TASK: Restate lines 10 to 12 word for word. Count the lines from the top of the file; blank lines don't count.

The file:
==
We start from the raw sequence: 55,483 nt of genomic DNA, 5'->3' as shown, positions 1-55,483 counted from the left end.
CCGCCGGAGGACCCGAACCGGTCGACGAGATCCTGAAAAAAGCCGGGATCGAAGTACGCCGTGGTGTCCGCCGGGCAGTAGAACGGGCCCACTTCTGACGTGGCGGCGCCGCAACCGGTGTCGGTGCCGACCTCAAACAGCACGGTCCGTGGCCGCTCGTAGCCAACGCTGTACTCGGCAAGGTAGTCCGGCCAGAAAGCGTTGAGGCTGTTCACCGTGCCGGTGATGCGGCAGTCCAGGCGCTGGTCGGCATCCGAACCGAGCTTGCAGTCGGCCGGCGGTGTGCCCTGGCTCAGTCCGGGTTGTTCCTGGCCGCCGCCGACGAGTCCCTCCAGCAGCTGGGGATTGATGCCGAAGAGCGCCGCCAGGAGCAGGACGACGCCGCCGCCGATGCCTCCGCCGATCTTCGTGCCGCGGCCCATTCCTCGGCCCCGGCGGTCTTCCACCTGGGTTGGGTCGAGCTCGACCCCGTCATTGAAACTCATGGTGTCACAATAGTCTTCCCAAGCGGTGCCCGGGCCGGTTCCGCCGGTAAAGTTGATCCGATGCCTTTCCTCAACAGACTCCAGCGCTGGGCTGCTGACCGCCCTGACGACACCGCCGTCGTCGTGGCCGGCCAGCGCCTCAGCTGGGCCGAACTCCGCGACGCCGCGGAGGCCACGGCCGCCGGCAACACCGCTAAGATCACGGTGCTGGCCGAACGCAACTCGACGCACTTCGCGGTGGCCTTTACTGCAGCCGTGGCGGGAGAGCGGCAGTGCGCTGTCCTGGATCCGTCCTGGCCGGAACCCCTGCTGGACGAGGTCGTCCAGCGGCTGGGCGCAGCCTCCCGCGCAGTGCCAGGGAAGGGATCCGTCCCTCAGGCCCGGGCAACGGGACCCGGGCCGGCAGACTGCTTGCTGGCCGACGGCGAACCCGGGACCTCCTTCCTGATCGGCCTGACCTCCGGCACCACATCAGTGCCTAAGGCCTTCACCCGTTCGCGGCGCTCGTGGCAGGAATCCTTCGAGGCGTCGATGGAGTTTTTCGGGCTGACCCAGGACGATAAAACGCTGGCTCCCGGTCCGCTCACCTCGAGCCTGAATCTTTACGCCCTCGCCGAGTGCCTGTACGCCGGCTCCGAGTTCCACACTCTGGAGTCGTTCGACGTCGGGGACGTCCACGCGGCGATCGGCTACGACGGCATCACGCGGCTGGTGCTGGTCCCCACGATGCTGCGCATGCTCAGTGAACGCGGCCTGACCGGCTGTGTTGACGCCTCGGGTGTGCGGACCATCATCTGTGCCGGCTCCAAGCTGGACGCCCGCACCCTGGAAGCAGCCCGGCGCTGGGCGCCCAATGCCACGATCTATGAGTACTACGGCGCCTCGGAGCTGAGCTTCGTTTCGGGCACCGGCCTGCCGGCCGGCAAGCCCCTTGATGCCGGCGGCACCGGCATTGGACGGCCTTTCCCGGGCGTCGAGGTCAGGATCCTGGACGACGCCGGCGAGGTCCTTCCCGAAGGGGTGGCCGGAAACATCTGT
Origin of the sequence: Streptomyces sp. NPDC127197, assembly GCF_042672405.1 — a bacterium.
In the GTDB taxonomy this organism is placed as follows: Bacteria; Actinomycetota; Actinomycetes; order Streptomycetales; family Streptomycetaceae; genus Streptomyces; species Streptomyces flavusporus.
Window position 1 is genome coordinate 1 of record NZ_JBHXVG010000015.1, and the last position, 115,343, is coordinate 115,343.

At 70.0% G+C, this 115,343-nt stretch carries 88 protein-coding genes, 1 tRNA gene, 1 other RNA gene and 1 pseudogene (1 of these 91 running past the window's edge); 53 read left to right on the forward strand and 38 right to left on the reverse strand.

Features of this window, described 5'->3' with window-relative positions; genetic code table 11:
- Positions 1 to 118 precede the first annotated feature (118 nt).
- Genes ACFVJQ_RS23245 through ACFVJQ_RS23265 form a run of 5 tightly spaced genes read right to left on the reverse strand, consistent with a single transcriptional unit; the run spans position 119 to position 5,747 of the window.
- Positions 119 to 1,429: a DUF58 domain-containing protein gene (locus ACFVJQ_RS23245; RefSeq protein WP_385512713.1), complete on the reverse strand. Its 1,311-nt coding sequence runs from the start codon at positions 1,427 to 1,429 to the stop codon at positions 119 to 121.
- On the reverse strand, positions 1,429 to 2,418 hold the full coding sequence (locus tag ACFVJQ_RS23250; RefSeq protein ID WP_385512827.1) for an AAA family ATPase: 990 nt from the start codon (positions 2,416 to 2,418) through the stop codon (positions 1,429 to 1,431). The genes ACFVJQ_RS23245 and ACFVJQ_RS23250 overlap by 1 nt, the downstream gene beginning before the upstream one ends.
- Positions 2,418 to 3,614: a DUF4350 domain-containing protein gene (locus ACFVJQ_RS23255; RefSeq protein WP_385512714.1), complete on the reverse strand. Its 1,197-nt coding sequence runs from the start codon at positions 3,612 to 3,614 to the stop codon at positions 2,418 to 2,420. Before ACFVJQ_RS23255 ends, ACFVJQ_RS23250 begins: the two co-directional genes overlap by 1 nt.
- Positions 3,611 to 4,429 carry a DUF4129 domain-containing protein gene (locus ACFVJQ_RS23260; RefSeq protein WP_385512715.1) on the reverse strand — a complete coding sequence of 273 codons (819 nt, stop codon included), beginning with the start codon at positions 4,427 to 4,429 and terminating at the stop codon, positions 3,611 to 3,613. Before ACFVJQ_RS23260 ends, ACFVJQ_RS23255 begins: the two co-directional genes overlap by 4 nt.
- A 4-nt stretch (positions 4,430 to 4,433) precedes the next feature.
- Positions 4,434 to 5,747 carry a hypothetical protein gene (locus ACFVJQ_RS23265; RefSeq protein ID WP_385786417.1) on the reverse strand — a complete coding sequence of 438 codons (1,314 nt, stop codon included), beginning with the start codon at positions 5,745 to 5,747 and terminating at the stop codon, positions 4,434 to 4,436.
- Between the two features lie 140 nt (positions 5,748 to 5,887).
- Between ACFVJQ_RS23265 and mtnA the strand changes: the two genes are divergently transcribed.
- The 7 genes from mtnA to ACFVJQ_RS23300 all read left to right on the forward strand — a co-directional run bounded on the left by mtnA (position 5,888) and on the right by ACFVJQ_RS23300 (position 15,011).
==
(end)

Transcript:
- Positions 119 to 1,429: a DUF58 domain-containing protein gene (locus ACFVJQ_RS23245; RefSeq protein WP_385512713.1), complete on the reverse strand. Its 1,311-nt coding sequence runs from the start codon at positions 1,427 to 1,429 to the stop codon at positions 119 to 121.
- On the reverse strand, positions 1,429 to 2,418 hold the full coding sequence (locus tag ACFVJQ_RS23250; RefSeq protein ID WP_385512827.1) for an AAA family ATPase: 990 nt from the start codon (positions 2,416 to 2,418) through the stop codon (positions 1,429 to 1,431). The genes ACFVJQ_RS23245 and ACFVJQ_RS23250 overlap by 1 nt, the downstream gene beginning before the upstream one ends.
- Positions 2,418 to 3,614: a DUF4350 domain-containing protein gene (locus ACFVJQ_RS23255; RefSeq protein WP_385512714.1), complete on the reverse strand. Its 1,197-nt coding sequence runs from the start codon at positions 3,612 to 3,614 to the stop codon at positions 2,418 to 2,420. Before ACFVJQ_RS23255 ends, ACFVJQ_RS23250 begins: the two co-directional genes overlap by 1 nt.